Imagine Yourself Happy

  |   Awareness & Health, Brain Health, Healthy Mind, Healthy Nutrition, Wellness   |   No comment
woman lying in grass

Imagine Yourself Happy

Imagery training can boost everyday wellbeing, a new study shows.

Flashbacks of traumatic scenes—such as a bombing or death of a loved one—are one of the hallmarks for those suffering from Post Traumatic Stress Disorder. Mentally healthy people are also affected emotionally by images that we encounter in our day-to-day lives. For example, you might replay an embarrassing moment at work, and feel increased anxiety about your job, or envision a relaxing Sunday spent at the beach, and feel more relaxed. A new study looked at how guided imagery could be used to tweak the images, leading to greater happiness.

Guided imagery is a technique that been used by psychotherapists and other trained practitioners to treat a range of issues, such as insomnia, chronic pain, post-traumatic stress disorder and grief. “The close relationship between the human imagery system and our emotions can cause deep emotional perturbations,” wrote researcher, Svetla Velikova, M.D., Ph.D. of Smart Brain in Oslo, Norway in the study. Velikova and her team wanted to see if people could learn to use guided imagery on themselves, similar to a meditation practice.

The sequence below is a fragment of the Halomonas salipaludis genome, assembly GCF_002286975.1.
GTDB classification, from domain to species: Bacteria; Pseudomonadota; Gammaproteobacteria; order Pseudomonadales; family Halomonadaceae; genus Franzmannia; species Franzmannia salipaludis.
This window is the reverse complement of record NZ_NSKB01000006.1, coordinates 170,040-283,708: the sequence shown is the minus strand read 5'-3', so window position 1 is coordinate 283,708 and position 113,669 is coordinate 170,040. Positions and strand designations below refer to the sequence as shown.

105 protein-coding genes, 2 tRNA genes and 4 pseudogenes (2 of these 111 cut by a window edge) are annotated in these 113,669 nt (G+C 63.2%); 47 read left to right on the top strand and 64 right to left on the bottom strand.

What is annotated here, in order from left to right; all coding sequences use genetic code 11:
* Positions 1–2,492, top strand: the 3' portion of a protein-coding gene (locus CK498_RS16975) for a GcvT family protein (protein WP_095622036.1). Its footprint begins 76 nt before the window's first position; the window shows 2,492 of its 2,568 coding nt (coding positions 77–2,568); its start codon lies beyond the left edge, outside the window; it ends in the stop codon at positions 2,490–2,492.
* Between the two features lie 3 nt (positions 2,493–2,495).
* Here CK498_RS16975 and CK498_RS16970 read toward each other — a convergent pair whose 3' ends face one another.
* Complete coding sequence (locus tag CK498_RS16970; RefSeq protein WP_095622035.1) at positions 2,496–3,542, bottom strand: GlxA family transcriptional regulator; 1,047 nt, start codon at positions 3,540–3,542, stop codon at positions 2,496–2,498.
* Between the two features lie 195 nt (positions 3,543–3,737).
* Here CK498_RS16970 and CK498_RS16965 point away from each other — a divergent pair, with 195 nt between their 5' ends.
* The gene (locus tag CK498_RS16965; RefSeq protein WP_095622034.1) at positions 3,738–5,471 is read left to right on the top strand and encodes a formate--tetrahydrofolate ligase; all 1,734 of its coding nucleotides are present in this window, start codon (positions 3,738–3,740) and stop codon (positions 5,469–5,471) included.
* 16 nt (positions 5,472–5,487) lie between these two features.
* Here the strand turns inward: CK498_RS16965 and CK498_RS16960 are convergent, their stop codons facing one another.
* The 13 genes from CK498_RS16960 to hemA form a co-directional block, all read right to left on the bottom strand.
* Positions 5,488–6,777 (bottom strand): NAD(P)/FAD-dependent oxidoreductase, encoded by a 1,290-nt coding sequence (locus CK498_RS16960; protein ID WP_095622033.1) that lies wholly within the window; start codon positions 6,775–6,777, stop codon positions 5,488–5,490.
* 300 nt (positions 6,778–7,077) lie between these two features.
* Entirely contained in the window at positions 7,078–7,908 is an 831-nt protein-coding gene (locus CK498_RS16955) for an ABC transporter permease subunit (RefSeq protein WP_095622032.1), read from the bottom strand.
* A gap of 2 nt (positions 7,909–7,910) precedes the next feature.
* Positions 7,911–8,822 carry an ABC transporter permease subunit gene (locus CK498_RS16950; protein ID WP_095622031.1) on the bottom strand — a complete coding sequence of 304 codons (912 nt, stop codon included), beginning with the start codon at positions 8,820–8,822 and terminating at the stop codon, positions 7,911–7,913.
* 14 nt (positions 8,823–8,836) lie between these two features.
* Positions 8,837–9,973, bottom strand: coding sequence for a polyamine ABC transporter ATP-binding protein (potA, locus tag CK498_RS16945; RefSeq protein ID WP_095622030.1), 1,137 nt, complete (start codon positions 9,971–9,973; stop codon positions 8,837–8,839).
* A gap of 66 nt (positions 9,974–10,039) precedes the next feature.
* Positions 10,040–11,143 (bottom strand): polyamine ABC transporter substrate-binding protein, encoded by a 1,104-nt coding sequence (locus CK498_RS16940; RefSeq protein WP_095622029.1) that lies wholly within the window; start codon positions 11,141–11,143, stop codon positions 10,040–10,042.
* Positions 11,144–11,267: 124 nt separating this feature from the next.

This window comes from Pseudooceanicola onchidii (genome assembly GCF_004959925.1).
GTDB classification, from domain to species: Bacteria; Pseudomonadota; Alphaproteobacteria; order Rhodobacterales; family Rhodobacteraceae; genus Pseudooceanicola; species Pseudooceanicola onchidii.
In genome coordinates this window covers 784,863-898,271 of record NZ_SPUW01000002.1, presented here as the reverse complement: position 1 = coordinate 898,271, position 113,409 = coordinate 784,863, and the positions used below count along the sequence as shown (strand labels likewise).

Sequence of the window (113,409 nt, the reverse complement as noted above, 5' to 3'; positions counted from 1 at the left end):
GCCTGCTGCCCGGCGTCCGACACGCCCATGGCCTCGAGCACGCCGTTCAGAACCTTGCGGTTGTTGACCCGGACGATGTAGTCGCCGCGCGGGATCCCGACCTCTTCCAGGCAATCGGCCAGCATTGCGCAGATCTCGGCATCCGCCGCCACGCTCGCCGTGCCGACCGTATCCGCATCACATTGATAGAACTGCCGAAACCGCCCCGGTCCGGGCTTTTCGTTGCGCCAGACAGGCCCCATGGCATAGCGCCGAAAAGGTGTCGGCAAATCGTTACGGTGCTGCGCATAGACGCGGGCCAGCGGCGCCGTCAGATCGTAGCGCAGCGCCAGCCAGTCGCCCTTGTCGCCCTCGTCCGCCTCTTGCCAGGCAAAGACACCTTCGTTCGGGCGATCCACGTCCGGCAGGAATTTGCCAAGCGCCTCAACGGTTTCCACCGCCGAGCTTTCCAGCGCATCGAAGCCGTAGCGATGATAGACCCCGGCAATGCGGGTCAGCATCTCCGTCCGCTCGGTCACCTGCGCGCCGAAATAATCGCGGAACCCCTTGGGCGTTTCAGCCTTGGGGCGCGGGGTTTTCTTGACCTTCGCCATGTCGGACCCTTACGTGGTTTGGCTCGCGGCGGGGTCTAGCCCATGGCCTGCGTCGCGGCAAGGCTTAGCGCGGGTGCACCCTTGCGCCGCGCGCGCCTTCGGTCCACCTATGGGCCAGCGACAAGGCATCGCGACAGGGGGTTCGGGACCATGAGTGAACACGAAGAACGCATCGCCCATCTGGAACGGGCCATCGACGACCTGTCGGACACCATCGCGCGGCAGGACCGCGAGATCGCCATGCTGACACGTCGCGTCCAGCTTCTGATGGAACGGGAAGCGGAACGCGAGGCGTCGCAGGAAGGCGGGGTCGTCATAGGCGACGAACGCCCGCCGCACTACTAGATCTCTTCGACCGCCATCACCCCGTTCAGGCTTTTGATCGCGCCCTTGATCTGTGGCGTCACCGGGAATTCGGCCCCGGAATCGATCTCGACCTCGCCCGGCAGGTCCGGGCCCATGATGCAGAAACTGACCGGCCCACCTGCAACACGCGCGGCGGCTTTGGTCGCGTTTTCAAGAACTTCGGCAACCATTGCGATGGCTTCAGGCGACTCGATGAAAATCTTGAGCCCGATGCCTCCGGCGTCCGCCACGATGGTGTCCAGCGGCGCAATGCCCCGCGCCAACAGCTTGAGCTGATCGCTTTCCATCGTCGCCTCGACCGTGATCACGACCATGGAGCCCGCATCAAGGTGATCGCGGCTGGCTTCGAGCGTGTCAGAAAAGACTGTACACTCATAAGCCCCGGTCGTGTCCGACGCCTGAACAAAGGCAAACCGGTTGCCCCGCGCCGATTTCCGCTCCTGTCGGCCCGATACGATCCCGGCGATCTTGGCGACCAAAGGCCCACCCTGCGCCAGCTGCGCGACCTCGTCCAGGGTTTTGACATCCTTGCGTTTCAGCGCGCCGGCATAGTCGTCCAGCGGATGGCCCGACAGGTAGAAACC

Thirty healthy volunteers underwent a two-day workshop to learn guided imagery techniques, such as imagery transformation; how to use positive imagery for future events and goals; and how to enhance mental balance. The group then used these techniques at home for 12 weeks, for 15 to 20 minutes a day.

Via EEG measurements of the brains of the participants, the researchers were able to compared the brain activity as “before and afters.” The results? The EEG data showed changed in the region of the brain known to be involved in imaging pleasant emotions and contributing to life satisfaction. There was also increased connectivity between areas of the brain linked to image processing between the two hemispheres. In psychological tests, the subjects’ depressive symptoms were reduced, and volunteers reported feeling overall more satisfied with life and more efficient.

Velikova and her team think that this self-guided imagery has great potential to boost everyday well-being, and as a tool to treat mild depression. The team noted it could also be used by businesses to boost morale and productivity.   By: Kathryn Drury Wagner


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